Genealogy from the perspective of a member of The Church of Jesus Christ of Latter-day Saints (Mormon, LDS)

Sunday, October 5, 2014

What about weak links in the family history leadership chain in the Ward or Stake?

I received a comment to a recent blog post that pointed out that there were problems in the Ward when there was a weak links in the chain of leadership for family history. The chain of leadership as outlined in the Leader's Guide to Temple and Family History Work: To Turn the Hearts involves the following Ward and Stake leaders:

  • Stake President
  • High Councilor assigned to Temple and Family History Work
  • Bishop
  • High Priests Group Leader
  • Ward Family History Consultant
On the Area level, the Presidency of the Seventy or Area Presidency oversee temple and family 

history work and Area Family History Advisers work closely with the Area Seventies and coordinating councils. 

But what if those who fulfill these callings are not interested in family history and do not follow the guidance of the Leader's Guide. The key to solving this situation is contained in the Leader's Guide. As the Leader's Guide states on page 3:
Priesthood leaders provide doctrinal and administrative direction to temple and family history work. Their direction is essential to lead members to the temple through family history efforts.  They teach members and encourage them to attend the temple and participate in family history work.
 Each of the leaders have specific responsibilities. These responsibilities include:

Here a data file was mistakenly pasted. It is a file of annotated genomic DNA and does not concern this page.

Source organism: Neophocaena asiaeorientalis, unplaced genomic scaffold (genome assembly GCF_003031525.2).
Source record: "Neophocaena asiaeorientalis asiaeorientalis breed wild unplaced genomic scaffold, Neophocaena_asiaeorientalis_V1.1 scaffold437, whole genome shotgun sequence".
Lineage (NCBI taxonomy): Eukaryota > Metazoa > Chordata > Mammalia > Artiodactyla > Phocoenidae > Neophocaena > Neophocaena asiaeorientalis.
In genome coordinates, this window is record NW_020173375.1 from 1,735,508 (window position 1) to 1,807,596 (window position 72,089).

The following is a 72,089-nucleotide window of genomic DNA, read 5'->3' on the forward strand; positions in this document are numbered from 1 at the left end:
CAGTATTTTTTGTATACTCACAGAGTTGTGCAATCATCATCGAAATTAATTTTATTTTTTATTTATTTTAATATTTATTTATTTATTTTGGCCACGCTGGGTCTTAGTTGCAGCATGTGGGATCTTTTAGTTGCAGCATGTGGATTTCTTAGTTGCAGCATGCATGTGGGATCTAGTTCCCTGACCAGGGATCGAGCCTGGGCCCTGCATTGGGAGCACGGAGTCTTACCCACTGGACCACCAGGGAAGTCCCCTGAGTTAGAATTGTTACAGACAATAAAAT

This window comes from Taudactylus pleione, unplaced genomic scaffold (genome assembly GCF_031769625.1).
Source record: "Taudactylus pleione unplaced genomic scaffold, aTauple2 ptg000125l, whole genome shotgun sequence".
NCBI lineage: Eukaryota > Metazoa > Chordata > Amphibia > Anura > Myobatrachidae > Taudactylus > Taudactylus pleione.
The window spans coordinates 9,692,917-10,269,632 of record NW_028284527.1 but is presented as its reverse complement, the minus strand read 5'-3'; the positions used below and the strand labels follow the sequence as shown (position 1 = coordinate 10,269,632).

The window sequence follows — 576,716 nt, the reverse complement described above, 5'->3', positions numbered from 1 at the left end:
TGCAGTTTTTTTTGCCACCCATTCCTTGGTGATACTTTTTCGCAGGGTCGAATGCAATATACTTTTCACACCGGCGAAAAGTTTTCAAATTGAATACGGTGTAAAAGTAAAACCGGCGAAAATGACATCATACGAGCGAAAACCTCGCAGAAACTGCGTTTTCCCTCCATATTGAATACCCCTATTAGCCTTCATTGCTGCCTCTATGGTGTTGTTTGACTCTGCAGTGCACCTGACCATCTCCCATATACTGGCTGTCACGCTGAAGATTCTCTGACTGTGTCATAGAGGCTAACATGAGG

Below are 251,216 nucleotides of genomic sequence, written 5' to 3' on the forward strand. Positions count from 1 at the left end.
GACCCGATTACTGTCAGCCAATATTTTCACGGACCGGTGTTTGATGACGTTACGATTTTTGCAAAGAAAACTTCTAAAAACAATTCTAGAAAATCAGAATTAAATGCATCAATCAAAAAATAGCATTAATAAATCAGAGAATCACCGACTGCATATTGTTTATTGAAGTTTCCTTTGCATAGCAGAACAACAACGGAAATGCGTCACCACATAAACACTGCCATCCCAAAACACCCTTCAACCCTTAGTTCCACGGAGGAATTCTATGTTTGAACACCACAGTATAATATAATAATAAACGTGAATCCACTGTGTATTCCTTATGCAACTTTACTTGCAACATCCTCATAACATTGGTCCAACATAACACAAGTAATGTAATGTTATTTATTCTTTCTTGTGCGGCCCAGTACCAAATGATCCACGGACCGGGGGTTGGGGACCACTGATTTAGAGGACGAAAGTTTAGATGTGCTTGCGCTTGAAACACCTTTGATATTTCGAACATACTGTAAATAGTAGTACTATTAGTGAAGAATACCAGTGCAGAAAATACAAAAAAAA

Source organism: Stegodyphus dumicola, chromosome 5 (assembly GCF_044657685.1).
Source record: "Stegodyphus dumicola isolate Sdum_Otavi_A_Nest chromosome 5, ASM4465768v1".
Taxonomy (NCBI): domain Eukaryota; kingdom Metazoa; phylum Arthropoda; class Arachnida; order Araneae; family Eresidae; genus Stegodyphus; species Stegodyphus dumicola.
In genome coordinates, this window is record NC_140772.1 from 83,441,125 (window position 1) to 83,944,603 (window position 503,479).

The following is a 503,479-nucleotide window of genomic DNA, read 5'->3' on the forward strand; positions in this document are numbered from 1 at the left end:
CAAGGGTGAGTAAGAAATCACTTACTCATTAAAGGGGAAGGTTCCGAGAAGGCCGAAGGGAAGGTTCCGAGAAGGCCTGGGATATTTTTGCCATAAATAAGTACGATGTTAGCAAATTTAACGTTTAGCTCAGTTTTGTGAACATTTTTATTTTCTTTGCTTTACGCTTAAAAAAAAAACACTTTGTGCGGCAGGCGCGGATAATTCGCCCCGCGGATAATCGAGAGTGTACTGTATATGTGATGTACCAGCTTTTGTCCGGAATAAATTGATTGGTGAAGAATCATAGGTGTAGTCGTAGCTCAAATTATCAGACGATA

• State presidents hold the keys for this work and therefore preside over and correct Temple and family history efforts in the stake.
  • Bishops hold the keys for this work and therefore direct Temple and family history efforts in the ward.
  • High priest group leaders have the primary responsibility to coordinate the ward council's efforts to encourage and enable temple and family history work in the ward.
 But as the Leader's Guide states family history consultants help ward leaders learn about family history so they can share it with those they serve. So, with kindness and patience the Ward family history consultants should reach out to the leaders by:
  • Helping them work on their own family history so they can perform temple ordinances for their deceased relatives.
  • Demonstrating how family history can help them in their callings to minister to those they serve.
See that Leaders Guide page 20. So the key to addressing a perceived weak link is for the family history consultants to do their job as diligently as possible. If the family history consultants feel inadequate, they can seek training online from the extensive resources on

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